March 12, 2018: Journal of Molecular Neuroscience: MN
Meaghan Creed
Neuromodulation therapies such as deep brain stimulation or transcranial magnetic stimulation have shown promise in reducing symptoms of addiction when applied to the prefontal cortex, nucleus accumbens or subthalamic nucleus. Pre-clinical investigations implicate modulation of the cortico-basal ganglia network in these therapeutic effects, and this mechanistic understanding is necessary to optimize stimulation paradigms. Recently, the principle that neuromodulation can reverse drug-evoked synaptic plasticity and reduce behavioral symptoms of addiction has inspired novel stimulation paradigms that have long-term effects in animal models...
March 7, 2018: Current Opinion in Neurobiology
Ishan Gupta, Andrew M J Young
The non-competitive glutamate antagonist, phencyclidine is used in rodents to model behavioural deficits see in schizophrenia. Importantly, these deficits endure long after the cessation of short-term chronic treatment (sub-chronic), indicating that the drug treatment causes long-term changes in the physiology and/or chemistry of the brain. There is evidence that this may occur through glutamatergic modulation of mesolimbic dopamine release, perhaps involving metabotropic glutamate receptors (mGluR). This study sought to investigate the effect of sub-chronic phencyclidine pretreatment on modulation of dopamine neurotransmission by metabotropic glutamate receptors 2 and 5 (mGluR2 and mGluR5) in the nucleus accumbens shell in vitro, with the hypothesis that phencyclidine pretreatment would disrupt the mGluR-mediated modulation of dopamine release...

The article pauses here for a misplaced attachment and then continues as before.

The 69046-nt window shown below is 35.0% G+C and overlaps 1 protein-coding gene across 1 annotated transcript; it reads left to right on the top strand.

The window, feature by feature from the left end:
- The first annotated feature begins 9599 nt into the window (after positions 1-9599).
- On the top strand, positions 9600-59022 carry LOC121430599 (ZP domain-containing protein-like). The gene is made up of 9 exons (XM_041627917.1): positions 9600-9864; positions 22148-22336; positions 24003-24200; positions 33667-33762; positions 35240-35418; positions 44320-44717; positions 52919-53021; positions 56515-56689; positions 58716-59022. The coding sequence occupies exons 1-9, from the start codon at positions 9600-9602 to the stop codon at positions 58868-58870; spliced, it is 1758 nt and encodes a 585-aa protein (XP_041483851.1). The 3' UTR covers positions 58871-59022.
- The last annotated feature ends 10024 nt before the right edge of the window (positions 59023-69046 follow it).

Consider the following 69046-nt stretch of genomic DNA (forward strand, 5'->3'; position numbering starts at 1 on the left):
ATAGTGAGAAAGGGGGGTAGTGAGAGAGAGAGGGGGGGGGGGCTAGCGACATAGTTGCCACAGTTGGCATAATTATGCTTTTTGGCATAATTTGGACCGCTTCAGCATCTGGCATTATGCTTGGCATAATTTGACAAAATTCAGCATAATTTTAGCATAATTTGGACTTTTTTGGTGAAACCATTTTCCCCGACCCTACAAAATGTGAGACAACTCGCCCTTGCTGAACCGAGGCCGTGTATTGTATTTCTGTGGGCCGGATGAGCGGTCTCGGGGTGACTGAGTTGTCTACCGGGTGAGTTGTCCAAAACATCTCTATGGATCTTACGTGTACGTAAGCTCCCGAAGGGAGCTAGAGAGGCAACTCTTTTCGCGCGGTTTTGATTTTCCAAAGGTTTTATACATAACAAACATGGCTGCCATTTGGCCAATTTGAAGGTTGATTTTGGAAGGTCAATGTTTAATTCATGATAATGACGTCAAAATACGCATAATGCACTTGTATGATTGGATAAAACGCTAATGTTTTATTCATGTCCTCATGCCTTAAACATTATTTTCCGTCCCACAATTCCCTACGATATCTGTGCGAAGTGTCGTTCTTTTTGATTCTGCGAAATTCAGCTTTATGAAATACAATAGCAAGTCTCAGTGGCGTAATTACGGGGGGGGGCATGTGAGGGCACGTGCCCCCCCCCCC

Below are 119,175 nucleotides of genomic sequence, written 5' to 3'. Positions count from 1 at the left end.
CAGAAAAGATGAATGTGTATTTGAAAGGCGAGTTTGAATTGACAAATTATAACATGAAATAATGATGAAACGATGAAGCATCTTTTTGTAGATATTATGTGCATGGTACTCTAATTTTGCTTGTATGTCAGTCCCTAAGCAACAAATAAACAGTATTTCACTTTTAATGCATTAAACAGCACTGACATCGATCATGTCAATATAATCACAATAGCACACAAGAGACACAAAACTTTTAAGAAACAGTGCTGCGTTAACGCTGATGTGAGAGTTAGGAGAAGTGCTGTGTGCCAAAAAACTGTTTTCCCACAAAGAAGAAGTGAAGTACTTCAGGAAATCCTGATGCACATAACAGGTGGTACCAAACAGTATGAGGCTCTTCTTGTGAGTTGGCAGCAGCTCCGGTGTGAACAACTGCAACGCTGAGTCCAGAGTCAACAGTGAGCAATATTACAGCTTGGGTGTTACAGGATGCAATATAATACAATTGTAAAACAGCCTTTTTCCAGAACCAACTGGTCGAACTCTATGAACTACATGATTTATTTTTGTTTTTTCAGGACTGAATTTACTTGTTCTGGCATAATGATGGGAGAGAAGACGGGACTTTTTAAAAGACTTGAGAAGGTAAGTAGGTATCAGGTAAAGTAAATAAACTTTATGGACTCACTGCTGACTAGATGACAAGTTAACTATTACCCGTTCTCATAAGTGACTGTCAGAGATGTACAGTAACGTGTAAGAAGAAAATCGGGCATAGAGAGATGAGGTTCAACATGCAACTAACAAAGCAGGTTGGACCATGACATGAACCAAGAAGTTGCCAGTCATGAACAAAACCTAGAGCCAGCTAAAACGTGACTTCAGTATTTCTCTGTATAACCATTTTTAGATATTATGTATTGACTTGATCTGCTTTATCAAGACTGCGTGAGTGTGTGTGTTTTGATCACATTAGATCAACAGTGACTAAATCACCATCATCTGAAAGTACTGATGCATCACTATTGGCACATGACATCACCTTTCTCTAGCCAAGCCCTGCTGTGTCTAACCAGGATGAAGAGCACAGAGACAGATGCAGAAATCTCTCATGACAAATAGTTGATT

March 7, 2018: Brain Research
Jung Won Lee, Wha Young Kim, Jeong-Hoon Kim
Leptin in the rat's nucleus accumbens (NAcc) core has previously shown to disrupt the effects of acute administration of cocaine on both locomotor activity and the phosphorylation levels of glycogen synthase kinase 3β. In the present study, we further measured the phosphorylation levels of GluA1 after bilateral microinjections of leptin in this site followed by acute administration of cocaine. Interestingly, leptin in the NAcc core significantly blocks the increase of GluA1 phosphorylation levels at serine 845 induced by acute administration of cocaine...
March 8, 2018: Neuroreport
Agnieszka Zagorska, Anna Partyka, Adam Bucki, Alicja Gawalska, Anna Czopek, Maciej Pawlowski
BACKGROUND: The phosphodiesterase 10 (PDE10) family, identified in 1999, is mainly expressed in the brain, particularly in the striatum, within the medium spiny neurons, nucleus accumbens, and olfactory tubercle. Inhibitors of PDE10 (PDE10-Is) are a conceptually rational subject for medicinal chemistry with potential use in the treatment of psychiatric and neurodegenerative diseases. OBJECTIVE: This review is based on peer-reviewed published articles, and summarizes the cellular and molecular biology of PDE10 as a rational target for psychiatric and neurodegenerative drug discovery...
March 8, 2018: Current Medicinal Chemistry